I’ll be blunt here: I dislike taxis and their modern would-be successors in large part because there’s no way to know whether the driver will (just to pick a few examples at random) cross solid lines changing lanes, speed, use the mirrors before changing lanes, or come to full stops at red lights and stop signs.

There’s no guarantee that an autonomous car will drive any better than any random human–and, putting on my QA hat for a moment–you can be certain that every single automaker’s self-driving car will have buggy software.

But at least autonomous cars will be more consistent. Get in a car that drives itself, and you’ll know what to expect from the driver. I find that idea soothing.

Finally, I don’t know whether to laugh or cry about this last item.

It seems that the Hacienda Mexican Restaurant chain in South Bend, Indiana thought it would be a good idea to put up billboards advertising their food as “The Best Mexican Food This Side Of The Wall.”

The signs are coming down. According to Executive Vice President Jeff Leslie, the company “didn’t expect the backlash.”

Let that sink in for a moment. This is a chain of Mexican restaurants that’s so out of touch with Hispanics, that they thought associating themselves with Trump’s Wall was a good advertising strategy.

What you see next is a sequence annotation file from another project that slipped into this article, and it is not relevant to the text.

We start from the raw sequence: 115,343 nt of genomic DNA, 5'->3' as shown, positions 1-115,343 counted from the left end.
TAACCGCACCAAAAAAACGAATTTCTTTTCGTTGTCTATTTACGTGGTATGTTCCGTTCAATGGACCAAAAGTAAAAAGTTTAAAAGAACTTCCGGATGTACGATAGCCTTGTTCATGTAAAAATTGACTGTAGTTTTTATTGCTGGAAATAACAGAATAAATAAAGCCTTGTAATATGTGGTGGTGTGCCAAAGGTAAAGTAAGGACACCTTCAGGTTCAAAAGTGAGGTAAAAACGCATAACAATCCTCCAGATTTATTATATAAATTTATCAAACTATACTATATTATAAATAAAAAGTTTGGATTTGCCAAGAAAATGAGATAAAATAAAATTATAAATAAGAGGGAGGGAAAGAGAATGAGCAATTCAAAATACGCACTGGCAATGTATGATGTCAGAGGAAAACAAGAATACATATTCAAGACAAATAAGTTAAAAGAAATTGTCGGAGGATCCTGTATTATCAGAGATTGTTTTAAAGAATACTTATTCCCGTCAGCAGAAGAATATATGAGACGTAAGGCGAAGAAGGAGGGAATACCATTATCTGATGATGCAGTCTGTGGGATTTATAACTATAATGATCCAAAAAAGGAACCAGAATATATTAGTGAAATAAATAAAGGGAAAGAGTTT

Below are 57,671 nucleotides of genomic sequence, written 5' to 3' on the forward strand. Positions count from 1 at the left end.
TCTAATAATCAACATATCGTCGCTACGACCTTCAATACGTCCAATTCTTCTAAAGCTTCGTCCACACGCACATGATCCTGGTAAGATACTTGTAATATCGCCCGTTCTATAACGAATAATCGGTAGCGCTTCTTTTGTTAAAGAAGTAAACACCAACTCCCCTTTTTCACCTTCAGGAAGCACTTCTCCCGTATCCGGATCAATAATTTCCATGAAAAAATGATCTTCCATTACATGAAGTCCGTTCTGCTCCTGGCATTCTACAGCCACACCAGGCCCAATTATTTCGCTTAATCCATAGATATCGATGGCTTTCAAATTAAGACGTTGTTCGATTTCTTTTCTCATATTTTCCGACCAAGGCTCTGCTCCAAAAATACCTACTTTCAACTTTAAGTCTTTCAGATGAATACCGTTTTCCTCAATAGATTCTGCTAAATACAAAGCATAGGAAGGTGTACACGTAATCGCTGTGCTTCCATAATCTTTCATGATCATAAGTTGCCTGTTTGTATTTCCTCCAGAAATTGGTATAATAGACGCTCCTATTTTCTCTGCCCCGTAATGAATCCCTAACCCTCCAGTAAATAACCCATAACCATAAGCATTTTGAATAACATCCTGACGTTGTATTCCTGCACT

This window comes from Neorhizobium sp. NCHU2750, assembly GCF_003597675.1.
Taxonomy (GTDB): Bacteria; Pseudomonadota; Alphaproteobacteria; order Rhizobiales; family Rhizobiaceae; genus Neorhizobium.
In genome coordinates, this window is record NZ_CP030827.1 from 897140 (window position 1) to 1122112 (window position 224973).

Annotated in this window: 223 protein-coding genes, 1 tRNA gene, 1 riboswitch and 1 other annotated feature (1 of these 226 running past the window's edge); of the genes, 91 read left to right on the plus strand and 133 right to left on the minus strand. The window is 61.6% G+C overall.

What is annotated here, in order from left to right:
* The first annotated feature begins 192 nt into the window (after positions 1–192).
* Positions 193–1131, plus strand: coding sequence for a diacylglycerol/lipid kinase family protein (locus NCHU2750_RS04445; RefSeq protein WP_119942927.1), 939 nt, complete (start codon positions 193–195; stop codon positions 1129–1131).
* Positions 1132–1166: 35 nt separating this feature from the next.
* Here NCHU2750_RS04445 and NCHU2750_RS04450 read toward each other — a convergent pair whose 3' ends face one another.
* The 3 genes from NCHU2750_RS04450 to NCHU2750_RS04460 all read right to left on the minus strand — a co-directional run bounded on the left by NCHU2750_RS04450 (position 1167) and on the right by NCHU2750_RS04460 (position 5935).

I know the connection between an ad and the product it’s hyping is tenuous at best, but this really takes the tortilla. If the company has that big a disconnect with its roots, what are the chances that it’s food is any good at all, much less the best north of Nueva León? Small bites, indeed.

Mood Swings

Baseball is not a game for the weak of heart. And I’m not even talking about playing the game. Even watching it isn’t for those with heart conditions.

Two weeks ago, the Mariners were at .500, clinging to respectability and their fans were starting to mutter about “next year”. I said “They’re not doing well enough to allow one to hope for a turnaround, but they’re also not doing so poorly as to force one to give up on the season.” They were nine games behind Texas in the AL West and six games behind Boston and Toronto for a Wild Card berth.

How true those words proved. In the past fourteen days, the Mariners have played 13 games, winning 11 and losing only 2. That gives them–as the TV commentator pointed out several times last night–the best record in baseball since the All-Star Break. They’re now five and a half games behind Texas and only two back of Boston.

In other words, they’re not in a playoff slot, but they’re relevant. Even more: if they keep winning at their current rate, they’ll finish the season at 101-61. Winning 100 games doesn’t guarantee a team will make the playoffs*, but with the expanded Wild Card, the odds are certainly in favor of getting in.